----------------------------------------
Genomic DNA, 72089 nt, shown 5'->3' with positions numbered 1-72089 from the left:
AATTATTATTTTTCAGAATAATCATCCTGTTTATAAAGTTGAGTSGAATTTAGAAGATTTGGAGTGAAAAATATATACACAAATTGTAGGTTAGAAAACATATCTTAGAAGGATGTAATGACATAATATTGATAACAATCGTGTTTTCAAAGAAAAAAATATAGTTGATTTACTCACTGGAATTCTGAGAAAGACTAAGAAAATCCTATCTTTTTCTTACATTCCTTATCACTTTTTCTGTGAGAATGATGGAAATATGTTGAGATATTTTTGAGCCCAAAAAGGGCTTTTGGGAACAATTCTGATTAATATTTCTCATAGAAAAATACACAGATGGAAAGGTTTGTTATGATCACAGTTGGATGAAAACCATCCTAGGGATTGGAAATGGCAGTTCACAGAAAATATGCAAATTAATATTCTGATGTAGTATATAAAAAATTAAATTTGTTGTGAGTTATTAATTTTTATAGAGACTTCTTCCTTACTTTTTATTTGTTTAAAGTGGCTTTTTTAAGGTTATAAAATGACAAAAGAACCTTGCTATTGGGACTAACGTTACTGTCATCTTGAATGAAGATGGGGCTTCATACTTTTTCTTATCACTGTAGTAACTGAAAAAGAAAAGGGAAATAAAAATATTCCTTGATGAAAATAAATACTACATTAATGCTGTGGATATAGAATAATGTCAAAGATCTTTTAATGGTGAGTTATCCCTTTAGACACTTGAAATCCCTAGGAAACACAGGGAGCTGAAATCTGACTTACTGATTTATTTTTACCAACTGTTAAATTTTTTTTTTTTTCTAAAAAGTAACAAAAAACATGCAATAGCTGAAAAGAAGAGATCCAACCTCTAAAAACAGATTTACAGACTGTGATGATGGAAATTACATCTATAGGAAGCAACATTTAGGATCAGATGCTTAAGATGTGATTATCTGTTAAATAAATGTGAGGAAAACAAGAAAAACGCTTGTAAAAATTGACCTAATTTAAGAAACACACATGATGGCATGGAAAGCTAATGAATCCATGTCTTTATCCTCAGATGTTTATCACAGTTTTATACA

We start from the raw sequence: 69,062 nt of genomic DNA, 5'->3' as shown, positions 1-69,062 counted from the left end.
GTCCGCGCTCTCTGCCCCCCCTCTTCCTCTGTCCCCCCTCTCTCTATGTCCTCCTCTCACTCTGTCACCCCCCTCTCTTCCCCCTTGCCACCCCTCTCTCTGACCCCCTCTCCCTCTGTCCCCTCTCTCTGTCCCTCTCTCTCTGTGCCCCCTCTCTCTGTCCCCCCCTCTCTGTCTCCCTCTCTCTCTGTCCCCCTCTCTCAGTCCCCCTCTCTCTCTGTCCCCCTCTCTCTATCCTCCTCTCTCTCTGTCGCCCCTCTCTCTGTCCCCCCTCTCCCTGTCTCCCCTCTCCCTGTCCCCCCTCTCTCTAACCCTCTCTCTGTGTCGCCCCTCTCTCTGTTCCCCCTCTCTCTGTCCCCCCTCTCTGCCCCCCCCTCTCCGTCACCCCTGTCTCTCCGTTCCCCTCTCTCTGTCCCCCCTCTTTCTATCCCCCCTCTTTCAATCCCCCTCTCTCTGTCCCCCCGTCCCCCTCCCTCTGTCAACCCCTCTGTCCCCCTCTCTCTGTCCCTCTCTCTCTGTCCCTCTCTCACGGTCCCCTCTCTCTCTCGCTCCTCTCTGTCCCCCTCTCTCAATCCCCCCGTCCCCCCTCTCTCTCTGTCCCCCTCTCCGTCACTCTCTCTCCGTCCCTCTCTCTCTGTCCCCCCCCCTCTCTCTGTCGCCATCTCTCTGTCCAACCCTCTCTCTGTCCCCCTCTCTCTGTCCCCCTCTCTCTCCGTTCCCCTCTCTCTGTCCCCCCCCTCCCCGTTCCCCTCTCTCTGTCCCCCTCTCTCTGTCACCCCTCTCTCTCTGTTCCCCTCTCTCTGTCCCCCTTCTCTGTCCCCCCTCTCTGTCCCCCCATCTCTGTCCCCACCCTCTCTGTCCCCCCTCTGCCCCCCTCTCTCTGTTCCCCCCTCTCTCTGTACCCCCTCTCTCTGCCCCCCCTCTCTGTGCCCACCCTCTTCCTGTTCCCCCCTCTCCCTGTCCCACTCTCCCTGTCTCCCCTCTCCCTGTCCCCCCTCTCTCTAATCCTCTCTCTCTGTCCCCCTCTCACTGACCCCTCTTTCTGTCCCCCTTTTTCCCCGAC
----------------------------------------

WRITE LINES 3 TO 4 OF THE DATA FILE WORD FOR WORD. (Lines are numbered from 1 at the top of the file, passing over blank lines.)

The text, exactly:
We start from the raw sequence: 69,062 nt of genomic DNA, 5'->3' as shown, positions 1-69,062 counted from the left end.
GTCCGCGCTCTCTGCCCCCCCTCTTCCTCTGTCCCCCCTCTCTCTATGTCCTCCTCTCACTCTGTCACCCCCCTCTCTTCCCCCTTGCCACCCCTCTCTCTGACCCCCTCTCCCTCTGTCCCCTCTCTCTGTCCCTCTCTCTCTGTGCCCCCTCTCTCTGTCCCCCCCTCTCTGTCTCCCTCTCTCTCTGTCCCCCTCTCTCAGTCCCCCTCTCTCTCTGTCCCCCTCTCTCTATCCTCCTCTCTCTCTGTCGCCCCTCTCTCTGTCCCCCCTCTCCCTGTCTCCCCTCTCCCTGTCCCCCCTCTCTCTAACCCTCTCTCTGTGTCGCCCCTCTCTCTGTTCCCCCTCTCTCTGTCCCCCCTCTCTGCCCCCCCCTCTCCGTCACCCCTGTCTCTCCGTTCCCCTCTCTCTGTCCCCCCTCTTTCTATCCCCCCTCTTTCAATCCCCCTCTCTCTGTCCCCCCGTCCCCCTCCCTCTGTCAACCCCTCTGTCCCCCTCTCTCTGTCCCTCTCTCTCTGTCCCTCTCTCACGGTCCCCTCTCTCTCTCGCTCCTCTCTGTCCCCCTCTCTCAATCCCCCCGTCCCCCCTCTCTCTCTGTCCCCCTCTCCGTCACTCTCTCTCCGTCCCTCTCTCTCTGTCCCCCCCCCTCTCTCTGTCGCCATCTCTCTGTCCAACCCTCTCTCTGTCCCCCTCTCTCTGTCCCCCTCTCTCTCCGTTCCCCTCTCTCTGTCCCCCCCCTCCCCGTTCCCCTCTCTCTGTCCCCCTCTCTCTGTCACCCCTCTCTCTCTGTTCCCCTCTCTCTGTCCCCCTTCTCTGTCCCCCCTCTCTGTCCCCCCATCTCTGTCCCCACCCTCTCTGTCCCCCCTCTGCCCCCCTCTCTCTGTTCCCCCCTCTCTCTGTACCCCCTCTCTCTGCCCCCCCTCTCTGTGCCCACCCTCTTCCTGTTCCCCCCTCTCCCTGTCCCACTCTCCCTGTCTCCCCTCTCCCTGTCCCCCCTCTCTCTAATCCTCTCTCTCTGTCCCCCTCTCACTGACCCCTCTTTCTGTCCCCCTTTTTCCCCGAC